TABLE 2
Target Ratios based on Age Groups
AGE GROUP Star 1 Star 2 Star 3 Star 4
 0-18 mos. 1:5  1:4  (¾ time stamps) 1:4  all day 1:3
18-24 mos. 1:5  1:4  (¾ time stamps) 1:4  all day 1:3
24-36 mos. 1:7  1:6  (¾ time stamps) 1:6  all day 1:5
30-36 mos. 1:8  1:7  (¾ time stamps) 1:7  all day 1:6
36-48 mos. 1:10 1:9  (¾ time stamps) 1:9  all day 1:8
48-60 mos. 1:12 1:10 (¾ time stamps) 1:10 all day 1:8

In other age groupings, one embodiment of the present invention recommends using the staff ratio for the youngest child if more than 20% of the group is composed of younger children. In one embodiment of the present invention, for family homes, the staff to child ratios described in the licensing requirements are required to earn any points. In this embodiment, 4 points are assigned to the family home if in compliance with licensing requirements.

The last step, in this embodiment, is to assign an overall rating to the educational program based on the numerically valued criteria. This overall rating can be accomplished using a number of numerical methods including but not limited to averaging, weighting and averaging, or addition of the scores of the various criteria developed in step one, observed in step two, and rated in step three. The overall rating can be calculated using conventional mathematical tools or can be calculated through electronic processing means. In one embodiment of the invention, the points assigned to each criterion are added up and the following minimum points required for each star rating is assigned. For child care centers, as described in one embodiment of the invention, the required total scores overall rating is as follows:

8 points minimum for Star 1;

16 points minimum for Star 2;

24 points minimum for Star 3; and, 32 points minimum for Star 4.

For family homes, as described in one embodiment of the invention, the required total scores for the overall rating is as follows:

10 points minimum for Star 1;

16 points minimum for Star 2;

22 points minimum for Star 3; and, 28 points minimum for Star 4.

It should be recognized that the overall points required can be modified or adjusted to accurately reflect the quality of the program. In addition, if a different basis for scoring is chosen, then the overall rating minimum points will change as well. For example, if a ten-star rating program is chosen, then the overall rating minimum values should be adjusted to reflect the ability to achieve ten stars versus four. The above description is only one method of accomplishing the goal and spirit of the invention.

FIG. 2 shows a method of improving an educational program according to the invention. The first step in this embodiment is to evaluate the educational program by assigning an overall rating to the educational program, shown in FIG. 2 by elements 11, 22, 23, and 40. The rating is based on observations of criteria which address the strengths and weaknesses of the educational program. For the purposes of having personnel involved in the educational program understand the process, in one embodiment of the invention, a site profile 45 can be developed. The second step, shown by elements 45, 60, and 61 of FIG. 2, is to identify the weak areas of the educational program and develop an improvement process to address the weak areas. The next step, also subsumed in elements 45, 60, and 61 in FIG. 2, is to identify the strong areas of the educational program and develop a maintenance program to maintain the strength of the educational program. The maintenance programs and the improvement processes are then implemented, shown by element 70. The last step is to reevaluate the educational program, at some later point in time, to determine the extent of improvement and maintenance, shown in FIG. 2 by elements 80, 81 and 82. Element 80 describes a six month reevaluation period. It should be recognized that any period of time can be chosen in which to reevaluate the programs. Element 81 provides the option of revising the programs and processes implemented during the first evaluation of the program in order to provide flexibility to the improvement processes and maintenance programs. Element 82 provides for annual overall rating to be assigned to the educational program. Of course, the overall rating can be assessed on a bi-annual, semesterly, quarterly, or monthly assessment, dependent on the particular needs of the educational program.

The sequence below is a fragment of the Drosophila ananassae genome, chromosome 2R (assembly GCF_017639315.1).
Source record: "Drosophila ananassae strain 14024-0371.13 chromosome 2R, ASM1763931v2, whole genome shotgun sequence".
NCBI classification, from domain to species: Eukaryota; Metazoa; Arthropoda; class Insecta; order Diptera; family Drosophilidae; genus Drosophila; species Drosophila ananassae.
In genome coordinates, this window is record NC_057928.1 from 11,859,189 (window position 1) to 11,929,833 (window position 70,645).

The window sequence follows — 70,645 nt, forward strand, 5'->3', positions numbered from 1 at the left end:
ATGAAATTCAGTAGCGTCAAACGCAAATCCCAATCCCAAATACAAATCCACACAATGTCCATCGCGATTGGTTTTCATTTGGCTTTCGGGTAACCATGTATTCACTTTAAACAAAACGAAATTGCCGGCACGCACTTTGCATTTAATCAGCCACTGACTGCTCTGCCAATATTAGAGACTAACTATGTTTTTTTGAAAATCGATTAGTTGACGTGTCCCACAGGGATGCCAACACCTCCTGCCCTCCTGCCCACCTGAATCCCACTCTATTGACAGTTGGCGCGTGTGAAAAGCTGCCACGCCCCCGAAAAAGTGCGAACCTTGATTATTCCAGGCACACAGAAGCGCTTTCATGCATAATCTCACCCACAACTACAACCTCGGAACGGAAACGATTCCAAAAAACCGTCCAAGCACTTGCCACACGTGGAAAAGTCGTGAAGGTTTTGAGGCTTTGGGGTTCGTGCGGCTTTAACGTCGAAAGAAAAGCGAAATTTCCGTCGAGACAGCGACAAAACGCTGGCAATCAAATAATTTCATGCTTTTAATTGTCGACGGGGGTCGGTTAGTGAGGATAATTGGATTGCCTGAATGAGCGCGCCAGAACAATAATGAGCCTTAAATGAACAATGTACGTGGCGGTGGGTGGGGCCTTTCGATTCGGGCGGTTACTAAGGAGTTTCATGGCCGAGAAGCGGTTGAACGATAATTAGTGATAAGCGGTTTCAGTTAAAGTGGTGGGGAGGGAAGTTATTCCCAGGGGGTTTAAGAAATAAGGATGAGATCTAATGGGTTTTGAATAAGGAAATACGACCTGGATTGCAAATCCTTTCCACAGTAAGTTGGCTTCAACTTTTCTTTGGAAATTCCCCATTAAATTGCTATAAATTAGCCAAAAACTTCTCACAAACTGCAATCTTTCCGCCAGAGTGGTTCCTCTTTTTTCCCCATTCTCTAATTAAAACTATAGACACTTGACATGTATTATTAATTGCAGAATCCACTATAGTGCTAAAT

FIG. 3 depicts another embodiment of the invention. In this embodiment, the invention describes a method of evaluating an educational program which, firstly, develops criteria which address the strengths and weaknesses of the educational program (not shown in FIG. 3). The criteria are typically age and grade level specific so as to appropriately evaluate the educational program. The second step is to conduct an assessment of the educational program with the program administrators.

The third step, shown by elements 21, 22, and 23, is to observe the criteria in the educational program. As discussed above, the observation step can include any form of information gathering technique. A numerical value is then assigned to the criteria and an overall rating is assigned based on the numerically valued criteria, shown by element 40. The last step in this embodiment is to debrief the personnel on the overall rating, shown by element 50. As an option in one of the embodiments of the invention, a site profile can be developed. The site profile can provide general guidance to the educational program such as identifying the organization's needs, program trends and providing recommendations regarding the general organization's needs and program trends. The site profile can also be broken into specific classroom recommendations and guidance. FIG. 3 also provides an additional optional step of the development of a quality technical assistance plan, shown as element 60, that will review the program-wide goals, develop objectives to be achieved, identify strategies for accomplishing the objectives, establish outcome measures by which the educational program can measure success, and establish a timeline in which the educational program will achieve the objectives. As an additional step, not shown in FIG. 3, the educational program can be reassessed and reevaluated according to the present invention at some point in the timeline to determine whether the overall star rating improves or changes based on the implementation of the technical assistance plan. A further additional optional step, shown by element 70, is the provision of technical assistance, in the form of coaching and training programs, in implementing the technical assistance plan.